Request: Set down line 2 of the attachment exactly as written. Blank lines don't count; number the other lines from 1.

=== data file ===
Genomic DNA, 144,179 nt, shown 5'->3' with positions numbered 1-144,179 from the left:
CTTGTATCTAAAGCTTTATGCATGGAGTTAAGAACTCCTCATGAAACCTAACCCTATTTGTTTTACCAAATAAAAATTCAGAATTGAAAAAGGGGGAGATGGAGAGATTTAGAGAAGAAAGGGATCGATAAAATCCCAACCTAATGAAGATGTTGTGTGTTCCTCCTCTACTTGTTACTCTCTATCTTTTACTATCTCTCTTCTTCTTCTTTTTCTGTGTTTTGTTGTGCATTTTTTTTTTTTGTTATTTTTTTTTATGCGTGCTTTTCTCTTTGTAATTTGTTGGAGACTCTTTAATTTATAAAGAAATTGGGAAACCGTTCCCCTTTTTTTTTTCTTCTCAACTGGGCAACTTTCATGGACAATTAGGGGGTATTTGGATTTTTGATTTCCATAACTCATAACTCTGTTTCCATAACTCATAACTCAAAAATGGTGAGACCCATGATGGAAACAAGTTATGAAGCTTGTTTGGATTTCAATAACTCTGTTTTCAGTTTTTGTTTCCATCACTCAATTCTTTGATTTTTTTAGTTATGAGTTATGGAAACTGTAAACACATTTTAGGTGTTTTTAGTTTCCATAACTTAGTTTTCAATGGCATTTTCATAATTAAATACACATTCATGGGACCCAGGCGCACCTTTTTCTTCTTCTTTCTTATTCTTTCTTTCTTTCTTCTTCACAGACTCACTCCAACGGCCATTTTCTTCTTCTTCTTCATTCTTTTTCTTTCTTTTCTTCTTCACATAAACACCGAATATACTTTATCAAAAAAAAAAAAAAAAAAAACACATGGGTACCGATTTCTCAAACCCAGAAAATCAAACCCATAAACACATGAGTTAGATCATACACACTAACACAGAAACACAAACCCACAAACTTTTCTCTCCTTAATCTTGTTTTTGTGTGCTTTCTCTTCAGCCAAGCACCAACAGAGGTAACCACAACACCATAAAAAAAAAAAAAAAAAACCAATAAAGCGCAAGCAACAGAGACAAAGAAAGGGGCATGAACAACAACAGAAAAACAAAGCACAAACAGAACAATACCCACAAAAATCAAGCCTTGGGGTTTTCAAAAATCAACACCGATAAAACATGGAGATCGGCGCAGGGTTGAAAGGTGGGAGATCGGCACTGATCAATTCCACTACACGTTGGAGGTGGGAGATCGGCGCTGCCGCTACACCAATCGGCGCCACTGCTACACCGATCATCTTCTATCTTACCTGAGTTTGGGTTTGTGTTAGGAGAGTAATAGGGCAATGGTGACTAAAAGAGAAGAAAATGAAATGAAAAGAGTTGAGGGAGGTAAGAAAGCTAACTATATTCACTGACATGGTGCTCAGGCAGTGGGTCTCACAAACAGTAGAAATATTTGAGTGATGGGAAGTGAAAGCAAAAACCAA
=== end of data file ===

CTTGTATCTAAAGCTTTATGCATGGAGTTAAGAACTCCTCATGAAACCTAACCCTATTTGTTTTACCAAATAAAAATTCAGAATTGAAAAAGGGGGAGATGGAGAGATTTAGAGAAGAAAGGGATCGATAAAATCCCAACCTAATGAAGATGTTGTGTGTTCCTCCTCTACTTGTTACTCTCTATCTTTTACTATCTCTCTTCTTCTTCTTTTTCTGTGTTTTGTTGTGCATTTTTTTTTTTTGTTATTTTTTTTTATGCGTGCTTTTCTCTTTGTAATTTGTTGGAGACTCTTTAATTTATAAAGAAATTGGGAAACCGTTCCCCTTTTTTTTTTCTTCTCAACTGGGCAACTTTCATGGACAATTAGGGGGTATTTGGATTTTTGATTTCCATAACTCATAACTCTGTTTCCATAACTCATAACTCAAAAATGGTGAGACCCATGATGGAAACAAGTTATGAAGCTTGTTTGGATTTCAATAACTCTGTTTTCAGTTTTTGTTTCCATCACTCAATTCTTTGATTTTTTTAGTTATGAGTTATGGAAACTGTAAACACATTTTAGGTGTTTTTAGTTTCCATAACTTAGTTTTCAATGGCATTTTCATAATTAAATACACATTCATGGGACCCAGGCGCACCTTTTTCTTCTTCTTTCTTATTCTTTCTTTCTTTCTTCTTCACAGACTCACTCCAACGGCCATTTTCTTCTTCTTCTTCATTCTTTTTCTTTCTTTTCTTCTTCACATAAACACCGAATATACTTTATCAAAAAAAAAAAAAAAAAAAACACATGGGTACCGATTTCTCAAACCCAGAAAATCAAACCCATAAACACATGAGTTAGATCATACACACTAACACAGAAACACAAACCCACAAACTTTTCTCTCCTTAATCTTGTTTTTGTGTGCTTTCTCTTCAGCCAAGCACCAACAGAGGTAACCACAACACCATAAAAAAAAAAAAAAAAAACCAATAAAGCGCAAGCAACAGAGACAAAGAAAGGGGCATGAACAACAACAGAAAAACAAAGCACAAACAGAACAATACCCACAAAAATCAAGCCTTGGGGTTTTCAAAAATCAACACCGATAAAACATGGAGATCGGCGCAGGGTTGAAAGGTGGGAGATCGGCACTGATCAATTCCACTACACGTTGGAGGTGGGAGATCGGCGCTGCCGCTACACCAATCGGCGCCACTGCTACACCGATCATCTTCTATCTTACCTGAGTTTGGGTTTGTGTTAGGAGAGTAATAGGGCAATGGTGACTAAAAGAGAAGAAAATGAAATGAAAAGAGTTGAGGGAGGTAAGAAAGCTAACTATATTCACTGACATGGTGCTCAGGCAGTGGGTCTCACAAACAGTAGAAATATTTGAGTGATGGGAAGTGAAAGCAAAAACCAA